methods can accomplish that end. In
surance Commissioner E. Marion W olf
is backed by Attorney General Webb.
The attorney general expressed himself
forcefully today regarding tbe proposi
tion made by 60 companies at a meet
ing in Oakland Tuesday to pay ouly 76
per cent of adjusted losses.
“ Under the law of California,” ha
said, “ the state insurance commission
er can rtvoke the license of any insur
ance company for tbe state when there
is cause. Certainly the payment of
only 75 per cent of losses would be
cause. And not only would it be proof
of unsoundness and unfitness to do
business, but it w ill be tbe plainest
evidence of dishonesty.
It would be
cause for the commissioner to revoke
the state license of any company stand
ing for such a proposition, and I know
that Mr. W olf, whose heart is in the
situation, w ill take such action tbward
companies that enter such an agree
“ This is the lim it of his power of
punishment under the Calfiornia law,
but he can go much farther.
surance commissioners of all tbe states
stand together. Through them, Com
missioner Wolf can advertise to all tbe
world tbe dishonesty of the companies
¿hat refuse to meet their obligations.
I am certain that he w ill use that pow
er against those that give him cause.”
There was no change today in the
alignment of insurance companies on
the proposition to make a general 25
per cent cut, but tbe companies that
voted for full payment still hope to
win over many of those that took the
stand for a percentage settlement.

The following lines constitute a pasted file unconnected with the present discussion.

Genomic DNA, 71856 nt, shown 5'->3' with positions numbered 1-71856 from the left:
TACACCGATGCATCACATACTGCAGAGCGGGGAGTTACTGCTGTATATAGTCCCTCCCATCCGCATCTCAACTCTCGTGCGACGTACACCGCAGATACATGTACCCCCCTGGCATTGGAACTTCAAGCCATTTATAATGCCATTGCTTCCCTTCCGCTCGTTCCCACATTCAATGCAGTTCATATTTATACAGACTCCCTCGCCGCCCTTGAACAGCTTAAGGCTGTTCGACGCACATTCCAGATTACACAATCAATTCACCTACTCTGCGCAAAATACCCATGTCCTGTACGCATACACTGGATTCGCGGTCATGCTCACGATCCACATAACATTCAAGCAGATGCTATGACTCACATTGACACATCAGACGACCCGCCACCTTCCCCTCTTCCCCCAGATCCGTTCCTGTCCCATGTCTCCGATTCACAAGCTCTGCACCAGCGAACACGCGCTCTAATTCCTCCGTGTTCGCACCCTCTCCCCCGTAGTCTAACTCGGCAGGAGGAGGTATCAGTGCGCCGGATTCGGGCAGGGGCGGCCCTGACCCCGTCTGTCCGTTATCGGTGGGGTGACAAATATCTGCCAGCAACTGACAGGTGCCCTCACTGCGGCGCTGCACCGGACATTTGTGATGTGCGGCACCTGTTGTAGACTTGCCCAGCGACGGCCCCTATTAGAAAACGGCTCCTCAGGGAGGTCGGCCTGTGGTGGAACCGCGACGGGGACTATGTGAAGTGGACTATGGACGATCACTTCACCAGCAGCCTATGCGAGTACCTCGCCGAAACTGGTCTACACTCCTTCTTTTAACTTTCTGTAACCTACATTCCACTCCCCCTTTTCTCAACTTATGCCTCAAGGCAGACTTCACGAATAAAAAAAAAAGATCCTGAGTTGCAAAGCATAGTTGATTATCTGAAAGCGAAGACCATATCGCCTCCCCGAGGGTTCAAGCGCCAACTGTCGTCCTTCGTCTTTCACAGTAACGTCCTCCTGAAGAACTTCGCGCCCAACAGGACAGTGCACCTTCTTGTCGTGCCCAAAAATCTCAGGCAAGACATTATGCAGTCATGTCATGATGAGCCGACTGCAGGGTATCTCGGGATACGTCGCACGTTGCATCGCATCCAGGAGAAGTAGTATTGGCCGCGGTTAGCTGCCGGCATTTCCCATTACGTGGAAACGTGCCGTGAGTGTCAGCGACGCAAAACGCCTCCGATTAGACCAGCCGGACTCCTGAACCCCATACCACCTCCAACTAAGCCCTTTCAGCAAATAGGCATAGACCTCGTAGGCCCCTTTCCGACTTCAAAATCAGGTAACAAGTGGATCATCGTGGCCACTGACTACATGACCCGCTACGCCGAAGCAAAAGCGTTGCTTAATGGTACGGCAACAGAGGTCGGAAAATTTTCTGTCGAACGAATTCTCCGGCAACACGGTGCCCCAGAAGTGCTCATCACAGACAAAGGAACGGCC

LIFE D IS G U S TS DOWIE.
Aged Prophet Lay Down to Die Once,
But Could Not.
Chicago, June 16.— John Alexander
Dowie, on the witness stand in Judge
Landis’ court today, tremblingly begged
for death to relieve him of his sorrows
and his defeats. He declared also that
should he die he would come back to
earth again as Elijah the Restorer.
Dgwie, in the course of his testi
mony, gave tbe following rules to guide
n man who is about to die:
things in order— even when you go to
die. Don’ t make a splash and mess of
it. Go to your death couch and await
the end in calm.”
The occasion for the dircussion of
death came when Dowie, fighting for
tbe ownership of Zion City and re
claiming possession, which is now in
the hands of Wilbur U. Voliva, was
telling of his first serious illness as
part of the testimony on bis present
competency to rule the city which he
built, lzowie made the amazing asser
tion that after he was first stricken he
lay down to die, but awoke two hours
“ I was never so disgusted as when I
awoke two hours later a liv e ," he said,
"and I am still alive and disgusted.”
M ASSAC RE AN D PILLA G E.
Flung at Christian Parade in
Russia Provokes Riot.